Thursday, June 6, 2013

1306.1217 (G. J. Bendo et al.)

Flux calibration of the Herschel-SPIRE photometer    [PDF]

G. J. Bendo, M. J. Griffin, J. J. Bock, L. Conversi, C. D. Dowell, T. Lim, N. Lu, C. E. North, A. Papageorgiou, C. P. Pearson, M. Pohlen, E. T. Polehampton, B. Schulz, D. L. Shupe, B. Sibthorpe, L. D. Spencer, B. M. Swinyard, I. Valtchanov, C. K. Xu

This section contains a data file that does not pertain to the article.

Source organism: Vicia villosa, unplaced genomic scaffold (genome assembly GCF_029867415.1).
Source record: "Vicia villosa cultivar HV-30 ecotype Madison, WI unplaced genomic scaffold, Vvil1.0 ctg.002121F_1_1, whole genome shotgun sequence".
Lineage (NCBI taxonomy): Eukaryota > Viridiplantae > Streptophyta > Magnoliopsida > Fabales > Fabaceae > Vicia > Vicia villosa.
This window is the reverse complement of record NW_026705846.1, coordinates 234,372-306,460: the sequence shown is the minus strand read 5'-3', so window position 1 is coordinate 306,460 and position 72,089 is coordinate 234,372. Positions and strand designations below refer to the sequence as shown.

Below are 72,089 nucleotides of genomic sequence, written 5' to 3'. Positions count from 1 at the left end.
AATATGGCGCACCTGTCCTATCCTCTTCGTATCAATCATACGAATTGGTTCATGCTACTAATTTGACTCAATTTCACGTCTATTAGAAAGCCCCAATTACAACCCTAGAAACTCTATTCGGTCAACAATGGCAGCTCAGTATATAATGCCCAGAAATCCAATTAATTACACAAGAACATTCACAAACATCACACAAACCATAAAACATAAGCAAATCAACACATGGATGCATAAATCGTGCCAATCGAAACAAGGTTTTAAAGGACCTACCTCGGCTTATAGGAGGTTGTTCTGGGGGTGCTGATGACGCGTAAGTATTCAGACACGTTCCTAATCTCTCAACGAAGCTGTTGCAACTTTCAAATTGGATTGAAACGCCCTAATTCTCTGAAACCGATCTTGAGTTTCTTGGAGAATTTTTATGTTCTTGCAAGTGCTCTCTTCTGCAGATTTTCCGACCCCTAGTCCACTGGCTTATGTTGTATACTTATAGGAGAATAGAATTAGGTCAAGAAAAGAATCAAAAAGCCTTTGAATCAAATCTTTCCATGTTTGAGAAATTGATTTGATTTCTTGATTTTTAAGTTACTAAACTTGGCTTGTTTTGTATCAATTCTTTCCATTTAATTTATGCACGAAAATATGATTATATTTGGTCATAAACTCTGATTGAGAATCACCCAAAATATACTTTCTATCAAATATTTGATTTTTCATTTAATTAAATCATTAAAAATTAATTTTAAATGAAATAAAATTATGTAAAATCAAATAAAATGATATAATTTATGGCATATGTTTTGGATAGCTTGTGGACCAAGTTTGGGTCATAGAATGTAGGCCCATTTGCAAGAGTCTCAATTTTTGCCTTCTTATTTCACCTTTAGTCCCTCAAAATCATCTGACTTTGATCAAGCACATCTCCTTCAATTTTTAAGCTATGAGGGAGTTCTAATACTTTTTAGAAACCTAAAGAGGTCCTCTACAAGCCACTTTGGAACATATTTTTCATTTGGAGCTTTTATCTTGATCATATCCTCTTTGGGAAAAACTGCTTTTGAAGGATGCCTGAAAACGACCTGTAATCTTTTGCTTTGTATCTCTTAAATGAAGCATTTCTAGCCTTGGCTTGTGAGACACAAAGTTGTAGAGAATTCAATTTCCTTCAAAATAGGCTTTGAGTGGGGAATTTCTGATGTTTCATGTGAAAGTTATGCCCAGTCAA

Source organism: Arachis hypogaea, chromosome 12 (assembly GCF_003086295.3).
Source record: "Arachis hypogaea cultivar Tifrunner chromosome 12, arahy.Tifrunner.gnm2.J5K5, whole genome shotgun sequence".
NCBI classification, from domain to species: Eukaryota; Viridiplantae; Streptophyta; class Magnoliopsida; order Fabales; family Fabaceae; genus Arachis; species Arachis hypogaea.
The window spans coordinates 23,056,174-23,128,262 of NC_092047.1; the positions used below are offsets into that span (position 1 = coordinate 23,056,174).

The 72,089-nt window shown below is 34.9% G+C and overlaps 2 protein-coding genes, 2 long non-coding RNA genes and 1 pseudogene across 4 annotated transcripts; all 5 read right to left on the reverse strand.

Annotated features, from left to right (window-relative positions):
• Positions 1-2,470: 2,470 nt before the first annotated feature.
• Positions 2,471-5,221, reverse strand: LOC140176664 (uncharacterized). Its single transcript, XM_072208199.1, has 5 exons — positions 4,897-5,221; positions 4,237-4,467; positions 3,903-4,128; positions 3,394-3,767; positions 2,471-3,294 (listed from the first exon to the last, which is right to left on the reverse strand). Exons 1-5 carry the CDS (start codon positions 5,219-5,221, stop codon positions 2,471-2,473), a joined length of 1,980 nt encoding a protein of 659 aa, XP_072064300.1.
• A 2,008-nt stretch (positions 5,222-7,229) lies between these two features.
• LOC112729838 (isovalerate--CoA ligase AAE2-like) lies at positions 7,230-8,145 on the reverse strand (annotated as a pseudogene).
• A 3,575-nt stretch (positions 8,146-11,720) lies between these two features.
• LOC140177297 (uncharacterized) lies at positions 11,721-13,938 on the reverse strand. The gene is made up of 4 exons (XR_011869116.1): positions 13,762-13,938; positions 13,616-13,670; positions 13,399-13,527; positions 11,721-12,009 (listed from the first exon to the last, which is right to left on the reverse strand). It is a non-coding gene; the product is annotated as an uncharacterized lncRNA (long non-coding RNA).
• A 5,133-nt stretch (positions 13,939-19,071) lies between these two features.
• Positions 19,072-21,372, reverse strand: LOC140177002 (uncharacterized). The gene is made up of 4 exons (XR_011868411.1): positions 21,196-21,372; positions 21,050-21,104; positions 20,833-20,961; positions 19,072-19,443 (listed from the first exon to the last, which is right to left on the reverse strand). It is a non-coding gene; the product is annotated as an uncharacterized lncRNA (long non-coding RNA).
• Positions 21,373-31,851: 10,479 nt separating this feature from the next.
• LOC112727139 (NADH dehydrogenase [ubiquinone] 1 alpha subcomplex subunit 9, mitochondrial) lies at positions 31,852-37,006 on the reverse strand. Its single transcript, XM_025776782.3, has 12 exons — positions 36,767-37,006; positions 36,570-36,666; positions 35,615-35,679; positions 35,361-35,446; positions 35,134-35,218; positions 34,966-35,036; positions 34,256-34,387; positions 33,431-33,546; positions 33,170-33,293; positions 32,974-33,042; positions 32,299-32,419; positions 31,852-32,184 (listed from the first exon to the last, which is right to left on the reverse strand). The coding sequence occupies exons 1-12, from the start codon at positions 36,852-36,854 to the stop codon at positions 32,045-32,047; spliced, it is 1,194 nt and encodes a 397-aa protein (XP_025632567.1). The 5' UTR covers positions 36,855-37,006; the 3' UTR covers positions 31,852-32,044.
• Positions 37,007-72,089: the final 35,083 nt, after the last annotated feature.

We describe the procedure used to flux calibrate the three-band submillimetre photometer in the Spectral and Photometric Imaging REceiver (SPIRE) instrument on the Herschel Space Observatory. This includes the equations describing the calibration scheme, a justification for using Neptune as the primary calibration source, a description of the observations and data processing procedures used to derive flux calibration parameters (for converting from voltage to flux density) for every bolometer in each array, an analysis of the error budget in the flux calibration for the individual bolometers, and tests of the flux calibration on observations of primary and secondary calibrators. The procedure for deriving the flux calibration parameters is divided into two parts. In the first part, we use observations of astronomical sources in conjunction with the operation of the photometer internal calibration source to derive the unscaled derivatives of the flux calibration curves. To scale the calibration curves in Jy/beam/V, we then use observations of Neptune in which the beam of each bolometer is mapped using Neptune observed in a very fine scan pattern. The total instrumental uncertainties in the flux calibration for the individual bolometers is ~0.5% for most bolometers, although a few bolometers have uncertainties of ~1-5% because of issues with the Neptune observations. Based on application of the flux calibration parameters to Neptune observations performed using typical scan map observing modes, we determined that measurements from each array as a whole have instrumental uncertainties of 1.5%. This is considerably less than the absolute calibration uncertainty associated with the model of Neptune, which is estimated at 4%.
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